Electric submersible pumps (ESPs) located in production riser pipes as opposed to deep underground in wellbores offers a cost-effective means of extending field life, says Centrilift.
The usual location for an ESP is in the well, sometimes 20km or more from a platform, and it is accepted that ESP installations and workovers are costly exercises.
However, by installing an ESP in a riser costs are reduced significantly and operators can quickly realise increases in production.
Tiffany Pitts, the engineer who last year led the first installation of an ESP in a riser in the Gulf of Mexico, is now based at Baker Hughes Centrilift’s regional headquarters in Aberdeen and she believes the technology has real potential in the North Sea.
According to Pitts, installation of a Riser Lift ESP in well number one in the Anadarko-operated East Breaks field in the Gulf of Mexico last year immediately increased production, and the operator has estimated that it will ultimately increase overall recovery by 35%.
The well is a subsea tieback to a spar. When pressure depletion caused slugging and frequent loading in the well’s riser and subsea flowline, production fell significantly, leaving considerable reserves in the ground.
To recover the remaining hydrocarbons, some form of artificial lift was required. Gas lift was not an option as there was no suitable infrastructure available, and a traditional ESP installation would not be cost-effective as it would cost about $30-40million to hire a suitable intervention vessel and instal a power supply into the well.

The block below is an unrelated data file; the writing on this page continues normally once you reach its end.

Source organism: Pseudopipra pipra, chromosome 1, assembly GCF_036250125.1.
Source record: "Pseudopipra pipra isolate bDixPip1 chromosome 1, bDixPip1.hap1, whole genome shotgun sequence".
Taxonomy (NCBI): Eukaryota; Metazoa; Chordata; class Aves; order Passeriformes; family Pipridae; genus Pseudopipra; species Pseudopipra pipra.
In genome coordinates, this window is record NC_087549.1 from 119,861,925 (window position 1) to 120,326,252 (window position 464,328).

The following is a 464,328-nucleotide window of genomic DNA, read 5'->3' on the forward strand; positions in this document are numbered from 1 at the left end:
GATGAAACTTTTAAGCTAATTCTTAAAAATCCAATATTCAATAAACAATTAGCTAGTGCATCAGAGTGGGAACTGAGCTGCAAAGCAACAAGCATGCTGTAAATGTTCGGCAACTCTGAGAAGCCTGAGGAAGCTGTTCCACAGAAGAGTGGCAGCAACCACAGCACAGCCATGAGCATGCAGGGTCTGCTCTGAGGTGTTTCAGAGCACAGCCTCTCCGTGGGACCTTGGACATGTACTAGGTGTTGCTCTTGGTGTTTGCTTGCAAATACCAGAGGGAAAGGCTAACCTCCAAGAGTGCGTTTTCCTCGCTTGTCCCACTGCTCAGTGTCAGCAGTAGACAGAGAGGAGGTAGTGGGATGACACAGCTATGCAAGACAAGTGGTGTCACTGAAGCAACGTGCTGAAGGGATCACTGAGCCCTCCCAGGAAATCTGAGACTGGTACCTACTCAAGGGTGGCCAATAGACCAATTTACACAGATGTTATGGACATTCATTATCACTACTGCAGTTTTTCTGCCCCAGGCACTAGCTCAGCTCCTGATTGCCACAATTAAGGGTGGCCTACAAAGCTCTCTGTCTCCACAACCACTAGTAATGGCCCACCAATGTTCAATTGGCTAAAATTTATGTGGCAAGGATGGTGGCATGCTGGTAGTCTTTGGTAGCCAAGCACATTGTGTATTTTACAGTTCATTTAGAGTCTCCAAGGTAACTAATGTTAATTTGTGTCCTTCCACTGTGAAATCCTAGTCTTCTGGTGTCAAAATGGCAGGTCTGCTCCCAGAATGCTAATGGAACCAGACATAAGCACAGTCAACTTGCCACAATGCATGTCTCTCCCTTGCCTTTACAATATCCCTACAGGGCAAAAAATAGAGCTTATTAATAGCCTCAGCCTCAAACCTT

The future of the well looked bleak. However, Anadarko senior completions engineer David Cocciolone was aware of Centrilift’s Riser Lift system, which would provide the artificial lift required for the well for less $4million.
The fact that this was essentially an unproven system did not deter Anadarko; it felt there was nothing to lose. Without an artificial lift solution the well’s productive life was very limited and the remaining reserves wouldn’t be recovered.
“Finding an operator prepared to take a lead on a technology can be a real problem in this industry, so Anadarko’s enthusiasm was very refreshing,” said Pitts.
The concept is quite elegant. Deploy the ESP with a simple low-cost workover unit and hang the pump in the riser. Cable requirements are minimal and the workover costs are vastly reduced. However, there are potential downsides.
“Riser Lift isn’t a replacement for traditional ESP deployment as there are performance penalties when compared with ESPs nearer the reservoir, and there is concern that installing equipment in the riser could lead to internal damage or wear,” said Pitts.
“However, in situations like East Breaks number one, it offers a real opportunity for operators to extend production and recover additional reserves.”
Centrilift reckons that the technology offers a cost-effective solution for continuing production of mature subsea tiebacks which have no form of artificial lift previously installed.
Pitts added: “With many subsea wells reaching the latter stages of their life in the North Sea, Riser Lift could be an important technology in the region.”
Anadarko saw an immediate production increase of 2,500 barrels of oil per day at East Breaks, with estimated ultimately recoverable oil up more than a third compared with before the retrofit. This deployment was the subject of a recent SPE paper .